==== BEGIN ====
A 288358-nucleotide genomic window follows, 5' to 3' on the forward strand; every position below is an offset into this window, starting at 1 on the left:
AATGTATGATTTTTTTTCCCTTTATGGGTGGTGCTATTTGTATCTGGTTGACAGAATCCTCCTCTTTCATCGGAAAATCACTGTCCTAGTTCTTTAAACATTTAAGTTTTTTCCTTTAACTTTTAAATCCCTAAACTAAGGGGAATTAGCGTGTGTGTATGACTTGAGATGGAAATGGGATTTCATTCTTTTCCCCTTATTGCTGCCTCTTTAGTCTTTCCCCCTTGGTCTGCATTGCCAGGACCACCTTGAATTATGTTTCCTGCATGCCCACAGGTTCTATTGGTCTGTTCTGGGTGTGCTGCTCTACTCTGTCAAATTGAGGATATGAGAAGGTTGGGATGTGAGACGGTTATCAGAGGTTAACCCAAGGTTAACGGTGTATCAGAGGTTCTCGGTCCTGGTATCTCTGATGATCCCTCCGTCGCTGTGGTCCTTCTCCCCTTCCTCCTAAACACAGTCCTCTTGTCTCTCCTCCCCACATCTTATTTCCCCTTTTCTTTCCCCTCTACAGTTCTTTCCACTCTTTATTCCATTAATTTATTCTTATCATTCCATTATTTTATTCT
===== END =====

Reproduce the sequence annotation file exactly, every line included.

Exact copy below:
A 288358-nucleotide genomic window follows, 5' to 3' on the forward strand; every position below is an offset into this window, starting at 1 on the left:
AATGTATGATTTTTTTTCCCTTTATGGGTGGTGCTATTTGTATCTGGTTGACAGAATCCTCCTCTTTCATCGGAAAATCACTGTCCTAGTTCTTTAAACATTTAAGTTTTTTCCTTTAACTTTTAAATCCCTAAACTAAGGGGAATTAGCGTGTGTGTATGACTTGAGATGGAAATGGGATTTCATTCTTTTCCCCTTATTGCTGCCTCTTTAGTCTTTCCCCCTTGGTCTGCATTGCCAGGACCACCTTGAATTATGTTTCCTGCATGCCCACAGGTTCTATTGGTCTGTTCTGGGTGTGCTGCTCTACTCTGTCAAATTGAGGATATGAGAAGGTTGGGATGTGAGACGGTTATCAGAGGTTAACCCAAGGTTAACGGTGTATCAGAGGTTCTCGGTCCTGGTATCTCTGATGATCCCTCCGTCGCTGTGGTCCTTCTCCCCTTCCTCCTAAACACAGTCCTCTTGTCTCTCCTCCCCACATCTTATTTCCCCTTTTCTTTCCCCTCTACAGTTCTTTCCACTCTTTATTCCATTAATTTATTCTTATCATTCCATTATTTTATTCT